IndiGo to Resume Flights from May 4 in Phased Manner

New Delhi: India’s largest airline IndiGo is ready to restart operations in a curtailed manner from May 4 and will temperature screen all passengers before boarding.

The airline's statement comes after Prime Minister Narendra Modi on Tuesday announced that the COVID-19 lockdown has been extended till 3 May.

In its press release, Ronojoy Dutta, Chief Executive Officer, IndiGo said, “Complementing the government's efforts against COVID-19, we will restart flight operations on vital corridors of air traffic from 4 May 2020.”

IndiGo is working closely with the government and the airports to take its aircraft to a "significantly higher level of cleanliness" while ensuring "social distancing", the CEO said.

Chief operating officer (COO) Wolfgang Prock-Scahuer, in an internal memo, asked staff to maintain 1 metre distance from each other and prevent assembling of two people at the same time.

Initially, India had imposed a 21-day lockdown from 25 March to 14 April to curb the spread of coronavirus. All domestic and international commercial passenger flights have been suspended during the lockdown period.

IndiGo said in its press release on Tuesday, “Initially, starting with a slightly curtailed capacity, the airline will increase the operating capacity over the subsequent months, also reopening selected international flights, depending on the existing international travel guidelines.”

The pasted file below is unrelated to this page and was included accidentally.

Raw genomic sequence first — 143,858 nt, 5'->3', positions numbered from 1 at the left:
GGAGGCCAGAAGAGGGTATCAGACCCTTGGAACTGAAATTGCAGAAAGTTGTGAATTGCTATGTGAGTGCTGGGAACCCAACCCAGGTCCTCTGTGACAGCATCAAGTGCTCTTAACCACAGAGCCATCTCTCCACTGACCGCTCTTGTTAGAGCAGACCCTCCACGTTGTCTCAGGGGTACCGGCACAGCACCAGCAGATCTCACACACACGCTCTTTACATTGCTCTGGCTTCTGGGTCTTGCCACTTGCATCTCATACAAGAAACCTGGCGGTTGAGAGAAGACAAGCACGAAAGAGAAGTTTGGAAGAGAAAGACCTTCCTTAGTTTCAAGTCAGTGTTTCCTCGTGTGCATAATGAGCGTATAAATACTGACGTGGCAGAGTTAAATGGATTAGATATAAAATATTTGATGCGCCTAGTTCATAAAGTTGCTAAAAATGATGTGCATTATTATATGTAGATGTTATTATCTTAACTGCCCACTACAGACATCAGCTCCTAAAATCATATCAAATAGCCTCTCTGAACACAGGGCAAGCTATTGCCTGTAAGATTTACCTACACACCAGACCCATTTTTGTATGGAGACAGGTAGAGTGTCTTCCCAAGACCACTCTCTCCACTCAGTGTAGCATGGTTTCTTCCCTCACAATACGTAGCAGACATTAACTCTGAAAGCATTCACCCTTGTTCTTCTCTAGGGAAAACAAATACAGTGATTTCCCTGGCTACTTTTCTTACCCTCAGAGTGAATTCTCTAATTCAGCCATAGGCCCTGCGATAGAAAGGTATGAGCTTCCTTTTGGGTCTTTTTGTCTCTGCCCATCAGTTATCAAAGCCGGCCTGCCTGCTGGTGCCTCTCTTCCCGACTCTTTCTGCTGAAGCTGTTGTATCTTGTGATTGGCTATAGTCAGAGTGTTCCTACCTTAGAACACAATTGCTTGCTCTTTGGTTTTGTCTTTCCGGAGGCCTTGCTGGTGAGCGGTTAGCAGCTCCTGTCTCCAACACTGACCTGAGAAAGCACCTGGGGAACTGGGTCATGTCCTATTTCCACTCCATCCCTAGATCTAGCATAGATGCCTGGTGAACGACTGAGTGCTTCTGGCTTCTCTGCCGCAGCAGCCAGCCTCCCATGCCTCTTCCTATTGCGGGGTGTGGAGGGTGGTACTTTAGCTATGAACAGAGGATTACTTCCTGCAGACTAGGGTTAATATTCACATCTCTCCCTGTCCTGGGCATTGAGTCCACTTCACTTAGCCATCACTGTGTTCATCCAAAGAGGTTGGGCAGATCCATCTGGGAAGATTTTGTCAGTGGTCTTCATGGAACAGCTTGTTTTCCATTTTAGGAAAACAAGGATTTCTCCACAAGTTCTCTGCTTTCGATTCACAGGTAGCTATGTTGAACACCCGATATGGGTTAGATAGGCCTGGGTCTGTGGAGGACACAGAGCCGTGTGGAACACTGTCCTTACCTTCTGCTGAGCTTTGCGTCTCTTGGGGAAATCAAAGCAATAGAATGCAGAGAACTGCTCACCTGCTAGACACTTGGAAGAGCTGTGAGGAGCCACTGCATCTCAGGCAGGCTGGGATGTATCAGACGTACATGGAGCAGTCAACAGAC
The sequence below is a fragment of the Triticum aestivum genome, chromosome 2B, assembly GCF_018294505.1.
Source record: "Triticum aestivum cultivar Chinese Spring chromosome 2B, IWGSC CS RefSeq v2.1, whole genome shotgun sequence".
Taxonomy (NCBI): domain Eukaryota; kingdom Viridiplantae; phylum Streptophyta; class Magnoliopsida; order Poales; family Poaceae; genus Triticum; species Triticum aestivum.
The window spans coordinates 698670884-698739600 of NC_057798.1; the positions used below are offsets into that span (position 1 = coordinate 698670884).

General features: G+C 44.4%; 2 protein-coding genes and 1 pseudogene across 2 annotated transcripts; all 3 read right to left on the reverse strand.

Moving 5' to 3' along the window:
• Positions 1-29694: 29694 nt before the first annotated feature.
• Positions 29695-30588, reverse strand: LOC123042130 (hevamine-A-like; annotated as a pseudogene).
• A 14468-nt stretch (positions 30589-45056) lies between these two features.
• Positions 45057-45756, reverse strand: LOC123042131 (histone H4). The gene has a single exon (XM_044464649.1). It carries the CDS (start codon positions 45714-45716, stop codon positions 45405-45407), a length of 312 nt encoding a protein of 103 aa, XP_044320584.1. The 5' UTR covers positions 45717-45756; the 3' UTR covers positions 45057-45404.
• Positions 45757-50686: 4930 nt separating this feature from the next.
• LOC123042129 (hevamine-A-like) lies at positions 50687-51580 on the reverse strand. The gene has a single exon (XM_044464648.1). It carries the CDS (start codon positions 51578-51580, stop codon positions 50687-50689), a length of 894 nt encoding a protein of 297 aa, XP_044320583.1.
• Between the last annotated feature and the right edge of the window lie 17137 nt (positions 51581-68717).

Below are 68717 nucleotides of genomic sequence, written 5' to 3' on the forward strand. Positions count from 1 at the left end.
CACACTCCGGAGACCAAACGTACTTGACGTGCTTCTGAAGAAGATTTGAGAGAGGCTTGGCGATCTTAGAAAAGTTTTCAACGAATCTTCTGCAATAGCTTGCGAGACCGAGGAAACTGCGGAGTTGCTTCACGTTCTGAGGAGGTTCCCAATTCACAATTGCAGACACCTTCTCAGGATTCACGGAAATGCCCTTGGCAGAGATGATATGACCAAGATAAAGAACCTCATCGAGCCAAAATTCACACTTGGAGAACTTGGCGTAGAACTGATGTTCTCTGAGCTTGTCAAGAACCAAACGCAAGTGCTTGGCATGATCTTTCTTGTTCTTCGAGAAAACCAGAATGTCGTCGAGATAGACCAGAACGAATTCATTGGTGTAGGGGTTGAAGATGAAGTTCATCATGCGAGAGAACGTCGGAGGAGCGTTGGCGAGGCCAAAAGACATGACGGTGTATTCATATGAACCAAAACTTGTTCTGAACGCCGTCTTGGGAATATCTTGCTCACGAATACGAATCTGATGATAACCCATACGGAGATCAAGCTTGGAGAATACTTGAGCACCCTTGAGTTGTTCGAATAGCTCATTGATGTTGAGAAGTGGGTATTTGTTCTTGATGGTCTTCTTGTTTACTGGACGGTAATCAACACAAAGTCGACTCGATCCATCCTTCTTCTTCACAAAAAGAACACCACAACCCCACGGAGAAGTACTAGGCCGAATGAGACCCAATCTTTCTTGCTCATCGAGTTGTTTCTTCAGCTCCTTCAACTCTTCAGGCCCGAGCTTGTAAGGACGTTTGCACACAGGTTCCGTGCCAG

On Tuesday, the Civil Aviation Ministry tweeted, "All domestic and international scheduled airlines operations shall remain suspended till 11.59 pm of 3 May 2020." After the ministry's tweet, Civil Aviation Minister Hardeep Singh Puri said there were good reasons for the lockdown to be extended till 3 May.

“We can consider lifting restrictions on both domestic and international flights thereafter. I understand the problems being faced by people who need to travel and request them to bear with us,” Puri tweeted.

Be Part of Quality Journalism

Quality journalism takes a lot of time, money and hard work to produce and despite all the hardships we still do it. Our reporters and editors are working overtime in Kashmir and beyond to cover what you care about, break big stories, and expose injustices that can change lives. Today more people are reading Kashmir Observer than ever, but only a handful are paying while advertising revenues are falling fast.



Leave a Reply

Your email address will not be published.